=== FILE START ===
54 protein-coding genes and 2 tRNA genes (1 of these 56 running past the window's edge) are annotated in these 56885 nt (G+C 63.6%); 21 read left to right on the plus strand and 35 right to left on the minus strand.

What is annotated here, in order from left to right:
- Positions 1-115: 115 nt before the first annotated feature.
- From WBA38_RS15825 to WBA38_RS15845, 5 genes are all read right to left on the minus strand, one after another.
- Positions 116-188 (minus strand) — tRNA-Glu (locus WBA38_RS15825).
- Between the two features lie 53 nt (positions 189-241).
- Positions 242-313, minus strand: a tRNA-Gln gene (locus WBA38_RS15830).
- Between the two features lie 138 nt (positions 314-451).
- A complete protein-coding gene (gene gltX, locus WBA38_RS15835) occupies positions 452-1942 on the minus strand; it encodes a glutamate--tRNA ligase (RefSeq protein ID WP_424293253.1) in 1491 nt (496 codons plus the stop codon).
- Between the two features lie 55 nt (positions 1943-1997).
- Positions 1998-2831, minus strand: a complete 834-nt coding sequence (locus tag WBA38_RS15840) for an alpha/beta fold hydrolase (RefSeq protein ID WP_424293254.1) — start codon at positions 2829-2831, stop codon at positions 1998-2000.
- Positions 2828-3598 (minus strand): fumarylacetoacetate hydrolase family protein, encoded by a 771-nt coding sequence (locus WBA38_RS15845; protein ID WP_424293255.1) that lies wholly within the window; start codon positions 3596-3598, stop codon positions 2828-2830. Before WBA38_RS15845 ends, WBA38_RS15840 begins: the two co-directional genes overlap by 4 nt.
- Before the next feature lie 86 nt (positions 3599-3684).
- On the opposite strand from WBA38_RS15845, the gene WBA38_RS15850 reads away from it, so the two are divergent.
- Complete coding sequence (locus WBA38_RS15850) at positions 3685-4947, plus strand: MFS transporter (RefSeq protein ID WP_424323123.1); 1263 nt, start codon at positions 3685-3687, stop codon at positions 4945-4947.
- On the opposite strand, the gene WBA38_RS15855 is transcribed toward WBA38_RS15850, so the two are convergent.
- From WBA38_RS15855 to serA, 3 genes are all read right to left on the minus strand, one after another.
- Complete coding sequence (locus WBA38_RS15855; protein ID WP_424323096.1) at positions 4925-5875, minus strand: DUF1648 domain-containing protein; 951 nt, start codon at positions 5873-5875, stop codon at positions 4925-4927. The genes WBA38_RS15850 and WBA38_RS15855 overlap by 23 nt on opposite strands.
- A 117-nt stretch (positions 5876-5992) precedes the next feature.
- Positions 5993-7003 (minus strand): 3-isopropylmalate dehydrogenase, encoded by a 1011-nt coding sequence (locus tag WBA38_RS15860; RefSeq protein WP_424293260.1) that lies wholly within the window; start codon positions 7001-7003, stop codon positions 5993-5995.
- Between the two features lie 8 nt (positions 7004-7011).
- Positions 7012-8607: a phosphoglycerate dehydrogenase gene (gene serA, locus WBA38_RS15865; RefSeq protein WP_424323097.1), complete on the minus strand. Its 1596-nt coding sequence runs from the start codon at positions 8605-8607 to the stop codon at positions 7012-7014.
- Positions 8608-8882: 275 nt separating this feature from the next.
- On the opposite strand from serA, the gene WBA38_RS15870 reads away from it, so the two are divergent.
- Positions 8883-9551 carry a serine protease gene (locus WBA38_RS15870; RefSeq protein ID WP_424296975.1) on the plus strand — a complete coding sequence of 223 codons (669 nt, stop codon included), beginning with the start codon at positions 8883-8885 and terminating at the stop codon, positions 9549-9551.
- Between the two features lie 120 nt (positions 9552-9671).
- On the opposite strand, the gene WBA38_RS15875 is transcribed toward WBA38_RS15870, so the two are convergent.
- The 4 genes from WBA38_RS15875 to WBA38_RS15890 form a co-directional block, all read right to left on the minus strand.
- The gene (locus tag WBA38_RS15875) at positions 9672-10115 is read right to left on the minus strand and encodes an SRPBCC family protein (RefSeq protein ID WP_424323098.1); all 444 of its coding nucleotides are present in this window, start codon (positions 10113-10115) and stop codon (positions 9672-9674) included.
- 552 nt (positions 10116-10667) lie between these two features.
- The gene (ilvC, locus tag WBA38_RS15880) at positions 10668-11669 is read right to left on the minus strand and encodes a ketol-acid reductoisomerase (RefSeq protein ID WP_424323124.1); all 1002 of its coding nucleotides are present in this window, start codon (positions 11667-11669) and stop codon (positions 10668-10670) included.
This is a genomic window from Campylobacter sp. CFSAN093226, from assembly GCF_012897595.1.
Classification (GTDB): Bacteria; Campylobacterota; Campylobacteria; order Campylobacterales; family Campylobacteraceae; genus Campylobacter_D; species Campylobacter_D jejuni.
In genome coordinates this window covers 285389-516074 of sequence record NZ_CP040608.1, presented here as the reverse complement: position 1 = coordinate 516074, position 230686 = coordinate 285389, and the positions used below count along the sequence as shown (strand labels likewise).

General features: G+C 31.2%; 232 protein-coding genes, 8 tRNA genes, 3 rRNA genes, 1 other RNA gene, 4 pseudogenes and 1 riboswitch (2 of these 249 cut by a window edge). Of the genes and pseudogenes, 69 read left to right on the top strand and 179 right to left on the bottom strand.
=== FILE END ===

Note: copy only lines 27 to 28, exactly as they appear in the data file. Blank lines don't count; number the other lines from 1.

- On the opposite strand, the gene WBA38_RS15875 is transcribed toward WBA38_RS15870, so the two are convergent.
- The 4 genes from WBA38_RS15875 to WBA38_RS15890 form a co-directional block, all read right to left on the minus strand.